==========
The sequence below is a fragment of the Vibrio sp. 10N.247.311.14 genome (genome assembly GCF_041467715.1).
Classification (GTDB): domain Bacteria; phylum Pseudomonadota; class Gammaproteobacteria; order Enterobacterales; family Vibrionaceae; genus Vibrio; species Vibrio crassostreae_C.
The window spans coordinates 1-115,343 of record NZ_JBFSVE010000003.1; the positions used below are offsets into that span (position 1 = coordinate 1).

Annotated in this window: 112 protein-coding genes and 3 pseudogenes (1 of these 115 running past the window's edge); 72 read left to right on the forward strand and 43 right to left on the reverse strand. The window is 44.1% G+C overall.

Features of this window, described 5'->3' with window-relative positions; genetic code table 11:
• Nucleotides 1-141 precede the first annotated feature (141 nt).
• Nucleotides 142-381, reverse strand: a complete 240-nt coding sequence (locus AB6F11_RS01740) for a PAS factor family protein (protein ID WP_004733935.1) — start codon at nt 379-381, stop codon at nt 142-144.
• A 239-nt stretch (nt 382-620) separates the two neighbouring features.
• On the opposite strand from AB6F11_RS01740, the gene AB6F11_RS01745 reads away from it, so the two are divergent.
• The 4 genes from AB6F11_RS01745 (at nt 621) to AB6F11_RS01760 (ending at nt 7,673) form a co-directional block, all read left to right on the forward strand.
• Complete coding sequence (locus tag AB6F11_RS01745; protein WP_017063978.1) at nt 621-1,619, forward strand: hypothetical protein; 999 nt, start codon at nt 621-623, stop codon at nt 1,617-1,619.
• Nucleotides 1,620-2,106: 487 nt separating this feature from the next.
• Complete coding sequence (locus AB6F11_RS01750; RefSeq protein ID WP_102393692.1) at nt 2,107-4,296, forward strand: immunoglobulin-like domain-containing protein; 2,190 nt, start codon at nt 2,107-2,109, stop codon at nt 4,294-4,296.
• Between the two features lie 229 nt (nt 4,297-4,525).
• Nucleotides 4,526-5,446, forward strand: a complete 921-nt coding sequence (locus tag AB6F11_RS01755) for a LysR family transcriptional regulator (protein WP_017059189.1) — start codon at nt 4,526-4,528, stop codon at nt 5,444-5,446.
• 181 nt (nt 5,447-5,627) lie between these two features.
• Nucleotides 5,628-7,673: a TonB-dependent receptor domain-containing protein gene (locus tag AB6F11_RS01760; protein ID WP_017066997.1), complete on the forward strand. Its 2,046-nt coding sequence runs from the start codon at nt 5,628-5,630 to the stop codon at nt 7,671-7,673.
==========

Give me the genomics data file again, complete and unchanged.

The sequence below is a fragment of the Vibrio sp. 10N.247.311.14 genome (genome assembly GCF_041467715.1).
Classification (GTDB): domain Bacteria; phylum Pseudomonadota; class Gammaproteobacteria; order Enterobacterales; family Vibrionaceae; genus Vibrio; species Vibrio crassostreae_C.
The window spans coordinates 1-115,343 of record NZ_JBFSVE010000003.1; the positions used below are offsets into that span (position 1 = coordinate 1).

Annotated in this window: 112 protein-coding genes and 3 pseudogenes (1 of these 115 running past the window's edge); 72 read left to right on the forward strand and 43 right to left on the reverse strand. The window is 44.1% G+C overall.

Features of this window, described 5'->3' with window-relative positions; genetic code table 11:
• Nucleotides 1-141 precede the first annotated feature (141 nt).
• Nucleotides 142-381, reverse strand: a complete 240-nt coding sequence (locus AB6F11_RS01740) for a PAS factor family protein (protein ID WP_004733935.1) — start codon at nt 379-381, stop codon at nt 142-144.
• A 239-nt stretch (nt 382-620) separates the two neighbouring features.
• On the opposite strand from AB6F11_RS01740, the gene AB6F11_RS01745 reads away from it, so the two are divergent.
• The 4 genes from AB6F11_RS01745 (at nt 621) to AB6F11_RS01760 (ending at nt 7,673) form a co-directional block, all read left to right on the forward strand.
• Complete coding sequence (locus tag AB6F11_RS01745; protein WP_017063978.1) at nt 621-1,619, forward strand: hypothetical protein; 999 nt, start codon at nt 621-623, stop codon at nt 1,617-1,619.
• Nucleotides 1,620-2,106: 487 nt separating this feature from the next.
• Complete coding sequence (locus AB6F11_RS01750; RefSeq protein ID WP_102393692.1) at nt 2,107-4,296, forward strand: immunoglobulin-like domain-containing protein; 2,190 nt, start codon at nt 2,107-2,109, stop codon at nt 4,294-4,296.
• Between the two features lie 229 nt (nt 4,297-4,525).
• Nucleotides 4,526-5,446, forward strand: a complete 921-nt coding sequence (locus tag AB6F11_RS01755) for a LysR family transcriptional regulator (protein WP_017059189.1) — start codon at nt 4,526-4,528, stop codon at nt 5,444-5,446.
• 181 nt (nt 5,447-5,627) lie between these two features.
• Nucleotides 5,628-7,673: a TonB-dependent receptor domain-containing protein gene (locus tag AB6F11_RS01760; protein ID WP_017066997.1), complete on the forward strand. Its 2,046-nt coding sequence runs from the start codon at nt 5,628-5,630 to the stop codon at nt 7,671-7,673.